The Minnesota African American Museum and Cultural Center (MAAM), which was originally scheduled to open its doors last June, has had to delay its opening several times since; while there’s currently no set date for the museum’s permanent opening, the center continues its programming outside of the museum walls.
Most recently, MAAM announced that it would open in February, in time for African American History Month, but according to founder Roxanne Givens, the museum will not open in February, and at this point there is no confirmed date for when it will open. When they do open, she said, there won’t be a ceremony, but instead will simply begin welcoming visitors during regular hours.
While the museum remains closed indefinitely, the organization continues programming as a “virtual museum,” Givens said. That includes working with schools to stage “trunk shows” about African American History. MAAM is also in talks with the Children’s Theatre Company (CTC) to co-host a collaborative event surrounding CTC’s production of Jackie and Me. Originally that collaboration was going to include a trip to the museum after which students would walk over to the nearby CTC to attend the performance, but Givens said she they are still in talks about how that collaboration can happen.
The museum has also worked with church partners to celebrate the anniversary of the Emancipation Proclamation in an event at the Minnesota State Capitol.
The organization has plans to tell the story of African Americans who were involved with the Civil War. “There were about 104 African Americans who were here that fought in the Civil War,” Givens said. “We’re gathering information so that we can provide an accurate history of African Americans.” According to Givens, while there weren’t any dedicated African American regiments from Minnesota, there were African Americans from Minnesota that were assigned to other regiments from the Midwest. Part of the research for this project includes identifying grave markers from these soldiers.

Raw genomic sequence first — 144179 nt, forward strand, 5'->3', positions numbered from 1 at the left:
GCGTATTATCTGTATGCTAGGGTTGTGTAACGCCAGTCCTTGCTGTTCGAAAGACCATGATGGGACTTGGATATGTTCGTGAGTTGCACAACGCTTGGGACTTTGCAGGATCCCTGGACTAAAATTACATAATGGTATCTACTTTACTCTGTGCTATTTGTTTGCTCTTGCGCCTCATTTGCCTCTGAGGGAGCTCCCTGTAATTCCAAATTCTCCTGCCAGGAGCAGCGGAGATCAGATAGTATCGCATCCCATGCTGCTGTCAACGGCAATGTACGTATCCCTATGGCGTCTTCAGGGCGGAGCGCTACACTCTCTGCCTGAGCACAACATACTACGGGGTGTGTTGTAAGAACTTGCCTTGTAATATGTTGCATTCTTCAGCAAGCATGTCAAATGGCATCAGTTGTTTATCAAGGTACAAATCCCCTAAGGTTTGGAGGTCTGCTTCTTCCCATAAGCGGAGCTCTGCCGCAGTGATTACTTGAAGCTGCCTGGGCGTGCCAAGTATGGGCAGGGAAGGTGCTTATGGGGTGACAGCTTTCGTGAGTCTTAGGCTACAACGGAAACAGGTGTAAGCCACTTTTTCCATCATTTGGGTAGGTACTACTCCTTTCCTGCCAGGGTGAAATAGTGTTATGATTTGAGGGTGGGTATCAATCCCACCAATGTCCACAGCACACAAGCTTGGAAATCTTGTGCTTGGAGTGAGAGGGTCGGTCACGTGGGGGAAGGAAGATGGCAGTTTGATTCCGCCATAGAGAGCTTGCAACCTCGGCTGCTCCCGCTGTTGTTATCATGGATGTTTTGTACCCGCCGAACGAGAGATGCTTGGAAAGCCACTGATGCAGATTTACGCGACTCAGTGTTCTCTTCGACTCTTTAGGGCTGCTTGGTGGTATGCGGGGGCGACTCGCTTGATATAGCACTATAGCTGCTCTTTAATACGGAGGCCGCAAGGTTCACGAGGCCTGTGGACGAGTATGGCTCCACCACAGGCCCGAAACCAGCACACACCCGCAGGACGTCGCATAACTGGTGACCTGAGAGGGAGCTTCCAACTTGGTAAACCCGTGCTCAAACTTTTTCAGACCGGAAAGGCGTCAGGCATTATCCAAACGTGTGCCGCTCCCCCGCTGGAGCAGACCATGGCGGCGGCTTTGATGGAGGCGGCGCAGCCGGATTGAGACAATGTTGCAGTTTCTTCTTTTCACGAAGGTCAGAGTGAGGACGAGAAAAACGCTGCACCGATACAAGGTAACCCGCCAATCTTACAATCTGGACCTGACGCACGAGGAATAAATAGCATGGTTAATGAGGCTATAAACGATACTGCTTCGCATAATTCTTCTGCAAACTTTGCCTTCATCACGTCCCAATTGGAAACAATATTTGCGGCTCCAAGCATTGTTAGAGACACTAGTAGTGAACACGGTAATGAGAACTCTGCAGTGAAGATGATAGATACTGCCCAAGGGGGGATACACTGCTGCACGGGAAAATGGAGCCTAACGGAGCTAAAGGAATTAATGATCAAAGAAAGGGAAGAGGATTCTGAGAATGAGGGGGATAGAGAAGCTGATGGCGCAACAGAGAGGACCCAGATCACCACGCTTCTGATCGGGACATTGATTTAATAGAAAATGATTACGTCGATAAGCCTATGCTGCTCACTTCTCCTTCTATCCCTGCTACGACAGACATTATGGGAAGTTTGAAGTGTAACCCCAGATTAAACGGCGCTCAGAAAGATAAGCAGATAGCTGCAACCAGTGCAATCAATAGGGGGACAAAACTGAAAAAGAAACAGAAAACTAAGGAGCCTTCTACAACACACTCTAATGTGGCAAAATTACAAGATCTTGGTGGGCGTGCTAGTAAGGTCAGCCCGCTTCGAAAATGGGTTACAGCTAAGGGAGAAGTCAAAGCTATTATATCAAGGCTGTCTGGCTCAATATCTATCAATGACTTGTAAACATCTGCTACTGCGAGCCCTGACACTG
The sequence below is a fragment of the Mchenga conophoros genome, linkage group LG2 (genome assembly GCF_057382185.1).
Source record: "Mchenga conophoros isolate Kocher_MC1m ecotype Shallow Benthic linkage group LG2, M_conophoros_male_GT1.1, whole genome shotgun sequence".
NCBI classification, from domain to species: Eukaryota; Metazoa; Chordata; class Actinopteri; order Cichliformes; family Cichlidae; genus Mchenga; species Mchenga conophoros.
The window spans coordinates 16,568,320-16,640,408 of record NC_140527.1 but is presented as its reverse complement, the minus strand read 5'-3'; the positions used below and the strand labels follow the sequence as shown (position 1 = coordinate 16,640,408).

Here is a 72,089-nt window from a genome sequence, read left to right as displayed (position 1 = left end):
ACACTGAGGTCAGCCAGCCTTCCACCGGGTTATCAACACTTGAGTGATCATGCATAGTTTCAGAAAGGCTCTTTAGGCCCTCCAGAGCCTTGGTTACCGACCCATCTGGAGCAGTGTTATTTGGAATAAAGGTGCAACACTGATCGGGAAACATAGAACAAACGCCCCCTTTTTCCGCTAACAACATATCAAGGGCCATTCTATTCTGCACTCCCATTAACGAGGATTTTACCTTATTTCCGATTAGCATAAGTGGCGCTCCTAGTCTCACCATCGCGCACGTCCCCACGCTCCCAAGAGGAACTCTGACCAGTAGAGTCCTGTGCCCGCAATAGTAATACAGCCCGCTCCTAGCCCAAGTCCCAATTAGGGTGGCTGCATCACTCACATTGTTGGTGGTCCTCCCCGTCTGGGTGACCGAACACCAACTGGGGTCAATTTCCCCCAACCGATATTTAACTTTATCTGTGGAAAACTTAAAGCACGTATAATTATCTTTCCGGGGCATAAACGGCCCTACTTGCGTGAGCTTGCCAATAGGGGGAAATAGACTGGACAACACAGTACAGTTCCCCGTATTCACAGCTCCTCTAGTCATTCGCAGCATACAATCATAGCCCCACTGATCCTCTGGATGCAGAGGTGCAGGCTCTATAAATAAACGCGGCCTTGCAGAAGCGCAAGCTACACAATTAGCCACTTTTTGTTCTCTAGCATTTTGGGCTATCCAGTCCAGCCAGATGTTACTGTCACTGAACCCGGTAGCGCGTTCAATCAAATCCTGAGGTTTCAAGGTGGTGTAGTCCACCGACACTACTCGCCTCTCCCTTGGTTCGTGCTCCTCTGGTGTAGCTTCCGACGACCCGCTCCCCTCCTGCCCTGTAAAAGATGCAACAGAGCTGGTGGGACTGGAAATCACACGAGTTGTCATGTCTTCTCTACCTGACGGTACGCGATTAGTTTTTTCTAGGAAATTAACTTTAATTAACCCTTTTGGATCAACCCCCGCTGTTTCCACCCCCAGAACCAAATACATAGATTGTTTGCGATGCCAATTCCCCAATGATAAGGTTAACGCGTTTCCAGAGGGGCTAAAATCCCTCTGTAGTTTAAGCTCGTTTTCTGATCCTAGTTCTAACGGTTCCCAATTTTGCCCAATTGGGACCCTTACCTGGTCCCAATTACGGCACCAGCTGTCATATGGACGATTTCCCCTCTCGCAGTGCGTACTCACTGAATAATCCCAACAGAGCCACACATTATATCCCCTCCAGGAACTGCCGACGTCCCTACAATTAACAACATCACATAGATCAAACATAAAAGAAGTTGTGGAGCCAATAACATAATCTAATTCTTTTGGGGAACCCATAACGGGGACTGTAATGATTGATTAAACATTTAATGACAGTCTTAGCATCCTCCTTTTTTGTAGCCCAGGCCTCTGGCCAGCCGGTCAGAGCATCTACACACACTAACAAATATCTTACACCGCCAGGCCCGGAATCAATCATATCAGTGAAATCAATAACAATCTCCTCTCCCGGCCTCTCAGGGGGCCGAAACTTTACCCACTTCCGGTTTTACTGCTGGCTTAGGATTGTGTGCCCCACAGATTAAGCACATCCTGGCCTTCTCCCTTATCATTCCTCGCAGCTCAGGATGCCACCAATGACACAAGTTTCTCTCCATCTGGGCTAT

Another upcoming event will hopefully happen in May, during which Dred Scott’s only living heir will visit the Twin Cities. Givens said that if the museum is not yet open, the event will take place at another location. In the past they have used churches and also Sabathani Community Center as venues for events.
Givens was reluctant to provide many details about the reason for the delayed opening, saying only, “It’s a very convoluted process we’re working through.” (In September, the Star Tribune reported that the opening was being held up by negotiations among the museum, the State of Minnesota, and Franklin Bank regarding the museum’s mortgage.)
According to Givens, the organization has received a lot of support from the African American community as well as the state, and that local educators have come to regard MAAM as the go-to place for African American history.
That’s not to say that everyone has been as supportive as the museum had hoped. MAAM was disappointed, for example, that they didn’t get very much press coverage about their activities surrounding the Emancipation Proclamation anniversary. “It’s a global issue,” Givens said, “about how African Americans are represented.”